South Dakota Superintendent Sued Over Limited-Voucher Program
A South Dakota group representing small schools is suing the state superintendent of education, charging that he acted illegally in implementing a statewide limited-voucher program this fall.
Last spring, as part of an education-reform package, the South Dakota legislature approved a "family option" measure allowing parents in districts with high-school enrollments of fewer than 45 students the option of sending children to larger schools in neighboring districts.
But in June, two weeks before the education bill was to take effect, a group called keep (Keep Educational Excellence a Priority) gathered enough signatures to submit the bill to a voter referendum, thus blocking enactment of the plan until the general election in November 1986, according to Larry Johnke, spokesman for the group.
Despite the move to block the new law, however, James O. Hansen, state superintendent of schools, allowed two students from small schools to transfer to adjacent school districts to attend larger high schools this fall. keep filed suit last month to block further activity; the state circuit court has scheduled a hearing for Oct. 25.
A spokesman for the superintendent said Mr. Hansen's approval of the "family option" transfers was legal because there were two separate laws dealing with the establishment of the family option and only one of them was referred to the 1986 general election. The bill appropriating the funding for the plan was not referred, and that provided the authority for the superintendent's action, the spokesman said.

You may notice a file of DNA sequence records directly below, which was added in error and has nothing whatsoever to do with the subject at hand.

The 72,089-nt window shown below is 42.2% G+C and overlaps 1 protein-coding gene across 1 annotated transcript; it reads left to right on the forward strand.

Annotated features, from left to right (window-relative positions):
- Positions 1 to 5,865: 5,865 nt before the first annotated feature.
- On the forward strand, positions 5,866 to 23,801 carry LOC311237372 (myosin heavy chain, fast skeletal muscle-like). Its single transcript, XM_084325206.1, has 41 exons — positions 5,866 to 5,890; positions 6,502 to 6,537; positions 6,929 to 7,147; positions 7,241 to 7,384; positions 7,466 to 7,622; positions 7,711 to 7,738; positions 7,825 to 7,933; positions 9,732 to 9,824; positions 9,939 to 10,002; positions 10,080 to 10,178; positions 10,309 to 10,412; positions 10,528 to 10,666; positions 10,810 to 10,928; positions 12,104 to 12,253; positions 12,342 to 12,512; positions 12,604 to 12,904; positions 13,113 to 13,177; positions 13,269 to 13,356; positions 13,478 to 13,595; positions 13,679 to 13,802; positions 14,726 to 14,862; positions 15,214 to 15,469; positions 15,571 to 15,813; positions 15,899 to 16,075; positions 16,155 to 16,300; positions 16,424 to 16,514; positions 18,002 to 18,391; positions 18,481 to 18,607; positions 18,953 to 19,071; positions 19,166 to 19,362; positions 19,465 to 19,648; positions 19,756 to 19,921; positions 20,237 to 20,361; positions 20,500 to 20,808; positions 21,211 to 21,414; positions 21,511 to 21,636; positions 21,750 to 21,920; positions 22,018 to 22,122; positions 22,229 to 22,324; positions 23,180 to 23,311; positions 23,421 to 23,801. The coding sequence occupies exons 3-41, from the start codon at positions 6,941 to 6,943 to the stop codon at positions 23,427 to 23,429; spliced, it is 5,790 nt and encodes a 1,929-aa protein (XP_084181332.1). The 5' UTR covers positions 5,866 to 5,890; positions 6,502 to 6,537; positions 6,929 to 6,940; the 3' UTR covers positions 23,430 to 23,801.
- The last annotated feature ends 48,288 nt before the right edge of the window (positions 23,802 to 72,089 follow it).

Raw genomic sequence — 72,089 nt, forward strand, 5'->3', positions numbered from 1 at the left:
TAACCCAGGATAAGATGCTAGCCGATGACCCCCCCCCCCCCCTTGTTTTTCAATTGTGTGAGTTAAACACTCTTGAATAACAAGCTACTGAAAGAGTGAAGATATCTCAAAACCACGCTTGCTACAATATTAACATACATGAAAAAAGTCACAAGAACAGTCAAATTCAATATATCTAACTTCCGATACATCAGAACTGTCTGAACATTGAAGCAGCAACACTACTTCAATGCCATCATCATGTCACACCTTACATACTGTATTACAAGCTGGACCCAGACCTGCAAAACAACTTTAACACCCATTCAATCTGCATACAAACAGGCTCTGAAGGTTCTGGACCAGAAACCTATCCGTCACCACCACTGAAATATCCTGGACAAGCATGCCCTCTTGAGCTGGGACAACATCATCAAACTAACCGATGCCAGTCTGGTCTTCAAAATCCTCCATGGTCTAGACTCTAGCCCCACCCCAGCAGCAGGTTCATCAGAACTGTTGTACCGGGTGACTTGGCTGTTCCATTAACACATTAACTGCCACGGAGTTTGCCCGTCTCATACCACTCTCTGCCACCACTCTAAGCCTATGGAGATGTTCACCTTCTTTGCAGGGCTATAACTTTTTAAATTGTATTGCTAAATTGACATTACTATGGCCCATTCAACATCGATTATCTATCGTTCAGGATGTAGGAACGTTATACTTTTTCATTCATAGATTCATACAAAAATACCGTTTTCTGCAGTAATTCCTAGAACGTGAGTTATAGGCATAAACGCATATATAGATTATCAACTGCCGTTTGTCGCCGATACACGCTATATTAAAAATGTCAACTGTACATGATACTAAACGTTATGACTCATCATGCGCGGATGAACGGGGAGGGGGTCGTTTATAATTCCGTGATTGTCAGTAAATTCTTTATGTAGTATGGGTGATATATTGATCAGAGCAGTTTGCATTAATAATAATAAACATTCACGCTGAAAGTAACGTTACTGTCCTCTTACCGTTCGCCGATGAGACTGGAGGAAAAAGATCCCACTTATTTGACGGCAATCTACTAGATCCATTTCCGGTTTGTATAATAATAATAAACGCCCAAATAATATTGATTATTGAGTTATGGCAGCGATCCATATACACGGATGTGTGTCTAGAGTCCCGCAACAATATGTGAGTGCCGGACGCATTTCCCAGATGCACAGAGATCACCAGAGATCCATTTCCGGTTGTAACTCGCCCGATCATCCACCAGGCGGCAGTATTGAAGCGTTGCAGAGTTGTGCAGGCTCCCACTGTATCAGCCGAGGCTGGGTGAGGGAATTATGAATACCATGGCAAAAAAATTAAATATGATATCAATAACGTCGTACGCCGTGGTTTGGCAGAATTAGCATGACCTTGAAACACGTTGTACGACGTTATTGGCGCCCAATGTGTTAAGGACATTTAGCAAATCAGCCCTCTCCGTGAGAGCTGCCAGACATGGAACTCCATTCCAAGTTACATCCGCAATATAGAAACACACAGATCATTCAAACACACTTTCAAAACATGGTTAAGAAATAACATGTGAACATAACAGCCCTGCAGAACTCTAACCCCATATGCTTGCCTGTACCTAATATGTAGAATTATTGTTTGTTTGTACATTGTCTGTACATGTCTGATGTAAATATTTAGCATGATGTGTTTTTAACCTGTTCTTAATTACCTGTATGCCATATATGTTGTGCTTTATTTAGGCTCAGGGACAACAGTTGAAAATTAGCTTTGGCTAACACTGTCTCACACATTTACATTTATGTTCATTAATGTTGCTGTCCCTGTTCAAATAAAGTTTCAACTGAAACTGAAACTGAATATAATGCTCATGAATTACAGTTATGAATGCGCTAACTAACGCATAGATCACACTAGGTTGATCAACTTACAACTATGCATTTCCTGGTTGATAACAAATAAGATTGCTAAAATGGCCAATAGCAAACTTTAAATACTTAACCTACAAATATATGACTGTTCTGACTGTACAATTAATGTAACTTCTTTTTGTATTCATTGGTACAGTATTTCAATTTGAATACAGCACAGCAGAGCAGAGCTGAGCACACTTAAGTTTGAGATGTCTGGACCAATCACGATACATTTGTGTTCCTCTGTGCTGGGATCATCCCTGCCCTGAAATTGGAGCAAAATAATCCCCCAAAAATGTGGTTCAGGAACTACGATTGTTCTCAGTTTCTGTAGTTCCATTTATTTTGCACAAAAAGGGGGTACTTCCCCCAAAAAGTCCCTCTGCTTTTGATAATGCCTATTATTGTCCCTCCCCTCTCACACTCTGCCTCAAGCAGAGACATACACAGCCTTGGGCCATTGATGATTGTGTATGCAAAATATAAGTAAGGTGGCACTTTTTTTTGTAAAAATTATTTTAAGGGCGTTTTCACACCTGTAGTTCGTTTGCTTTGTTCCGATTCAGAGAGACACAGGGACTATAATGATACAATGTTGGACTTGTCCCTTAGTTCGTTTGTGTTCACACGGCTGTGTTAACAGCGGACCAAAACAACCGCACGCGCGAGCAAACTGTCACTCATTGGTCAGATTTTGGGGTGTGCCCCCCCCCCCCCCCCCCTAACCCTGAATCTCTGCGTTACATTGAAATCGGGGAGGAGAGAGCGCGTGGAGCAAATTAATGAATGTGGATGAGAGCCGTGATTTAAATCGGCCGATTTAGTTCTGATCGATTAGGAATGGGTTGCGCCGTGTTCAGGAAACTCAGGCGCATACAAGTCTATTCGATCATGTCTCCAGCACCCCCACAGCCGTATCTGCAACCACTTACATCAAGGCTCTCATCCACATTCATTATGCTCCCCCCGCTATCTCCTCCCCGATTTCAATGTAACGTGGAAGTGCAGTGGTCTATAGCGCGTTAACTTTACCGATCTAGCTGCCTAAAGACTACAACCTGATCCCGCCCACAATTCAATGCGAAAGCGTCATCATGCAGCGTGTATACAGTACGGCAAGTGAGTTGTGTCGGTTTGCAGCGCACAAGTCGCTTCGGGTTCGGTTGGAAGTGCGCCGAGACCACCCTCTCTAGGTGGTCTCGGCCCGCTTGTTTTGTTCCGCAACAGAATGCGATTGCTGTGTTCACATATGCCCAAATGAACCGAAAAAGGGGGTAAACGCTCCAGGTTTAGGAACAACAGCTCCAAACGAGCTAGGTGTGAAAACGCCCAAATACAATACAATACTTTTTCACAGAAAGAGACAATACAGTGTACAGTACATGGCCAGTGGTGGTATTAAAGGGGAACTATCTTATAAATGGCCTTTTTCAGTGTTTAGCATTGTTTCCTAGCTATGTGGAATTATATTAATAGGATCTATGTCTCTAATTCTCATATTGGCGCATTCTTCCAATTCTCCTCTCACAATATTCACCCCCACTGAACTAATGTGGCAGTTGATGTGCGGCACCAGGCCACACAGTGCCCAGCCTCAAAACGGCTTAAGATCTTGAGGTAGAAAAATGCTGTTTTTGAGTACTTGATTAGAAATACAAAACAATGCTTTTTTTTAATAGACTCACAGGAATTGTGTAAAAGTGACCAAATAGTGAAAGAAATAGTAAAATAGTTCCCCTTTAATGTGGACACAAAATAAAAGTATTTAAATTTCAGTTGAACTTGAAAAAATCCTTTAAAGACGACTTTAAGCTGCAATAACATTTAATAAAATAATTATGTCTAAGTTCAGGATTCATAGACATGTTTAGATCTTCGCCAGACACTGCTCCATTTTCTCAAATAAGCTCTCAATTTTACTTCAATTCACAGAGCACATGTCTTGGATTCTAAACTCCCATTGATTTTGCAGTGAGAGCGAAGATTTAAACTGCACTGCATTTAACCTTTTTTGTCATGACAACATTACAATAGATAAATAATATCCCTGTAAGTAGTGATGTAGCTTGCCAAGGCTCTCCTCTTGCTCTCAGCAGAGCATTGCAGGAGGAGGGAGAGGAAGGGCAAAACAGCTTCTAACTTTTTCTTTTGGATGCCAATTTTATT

But state Representative Kent Frerichs disagreed. "The intent of the people was clearly to refer the law," he said.
Mr. Frerichs said the opposition group did not include the appropriations bill in its petition drive because the bill included all education funding and the group did not want to tie up school budgets until the 1986 election.
"The executive-branch maneuvering around the referendum is a slap in the face to citizens who exercised their constitutional right of referendum," he charged.
Mr. Frerichs said he opposes the limited-voucher plan because it will hurt small rural schools by creating insecurity in schools where enrollment is dropping and causing some teachers to look for jobs at larger schools.
"The decision of a few families hurts a whole town," said Robert Weber, another legislator opposed to the plan. "They are not giving us a real choice. If a few kids transfer from a small school, they may be taking the school away from the whole town."
A spokesman for Gov. William J. Janklow, who first proposed the family-option plan, said families should be allowed to choose whether or not to keep their children in a small school that may not be able to meet their needs as well as a larger school. "It is wrong to imprison kids in a bad school if there is a good one a half-hour away that can better provide what they will need for the future," the spokesman added.
The Governor has asked the state supreme court to issue an advisory opinion on whether the executive branch has the authority to use appropriated funds if the contextual bill is being referred.--er
Vol. 05, Issue 07